honour to keep both himself and his country clear. Besides these public
causes, he had a private one, his excessive fondness for the son,
which touched him to the quick, though he endeavoured to master it,
and, especially in presence of the boy, to suppress all appearance
of it; so much so that when Megabates, for that was his name, came
once to receive a kiss from him, he declined it. At which, when the
young boy blushed and drew back, and afterward saluted him at a more
reserved distance, Agesilaus soon repenting his coldness, and changing
his mind, pretended to wonder why he did not salute him with the same
familiarity as formerly. His friends about him answered, "You are
in the fault, who would not accept the kiss of the boy, but turned
away in alarm; he would come to you again if you would have the courage
to let him do so." Upon this Agesilaus paused a while, and at length
answered, "You need not encourage him to it; I think I had rather
be master of myself in that refusal, than see all things that are
now before my eyes turned into gold." Thus he demeaned himself to
Megabates when present, but he had so great a passion for him in his
absence, that it may be questioned whether, if the boy had returned
again, all the courage he had would have sustained him in such another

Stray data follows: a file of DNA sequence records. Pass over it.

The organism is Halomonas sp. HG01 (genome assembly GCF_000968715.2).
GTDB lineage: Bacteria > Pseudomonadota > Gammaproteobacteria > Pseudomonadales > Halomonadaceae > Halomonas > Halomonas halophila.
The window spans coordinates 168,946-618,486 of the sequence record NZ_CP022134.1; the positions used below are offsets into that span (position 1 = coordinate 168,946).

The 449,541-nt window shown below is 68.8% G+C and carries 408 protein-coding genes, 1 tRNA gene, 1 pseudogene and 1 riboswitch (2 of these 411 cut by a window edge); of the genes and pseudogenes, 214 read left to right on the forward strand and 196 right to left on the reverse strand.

After this Pharnabazus sought an opportunity of conferring with Agesilaus,
which Apollophanes of Cyzicus, the common host of them both, procured
for him. Agesilaus coming first to the appointed place, threw himself
down upon the grass under a tree, lying there in expectation of Pharnabazus,
who, bringing with him soft skins and wrought carpets to lie down
upon, when he saw Agesilaus's posture, grew ashamed of his luxuries,
and made no use of them, but laid himself down upon the grass also,
without regard for his delicate and richly dyed clothing. Pharnabazus
had matter enough of complaint against Agesilaus, and therefore, after
the mutual civilities were over, he put him in mind of the great services
he had done the Lacedaemonians in the Attic war, of which he thought
it an ill recompense to have his country thus harassed and spoiled
by those men who owed so much to him. The Spartans that were present
hung down their heads, as conscious of the wrong they had done to
their ally. But Agesilaus said, "We, O Pharnabazus, when we were in
amity with your master the king, behaved ourselves like friends, and
now that we are at war with him, we behave ourselves as enemies. As
for you, we must look upon you as a part of his property, and must
do these outrages upon you, not intending the harm to you, but to
him whom we wound through you. But whenever you will choose rather
to be a friend to the Grecians than a slave of the King of Persia,
you may then reckon this army and navy to be all at your command,
to defend both you, your country, and your liberties, without which
there is nothing honourable or indeed desirable among men." Upon this
Pharnabazus discovered his mind, and answered, "If the king sends
another governor in my room, I will certainly come over to you, but
as long as he trusts me with the government I shall be just to him,
and not fail to do my utmost endeavours in opposing you." Agesilaus
was taken with the answer and shook hands with him; and rising, said,
"How much rather had I have so brave a man my friend than my enemy."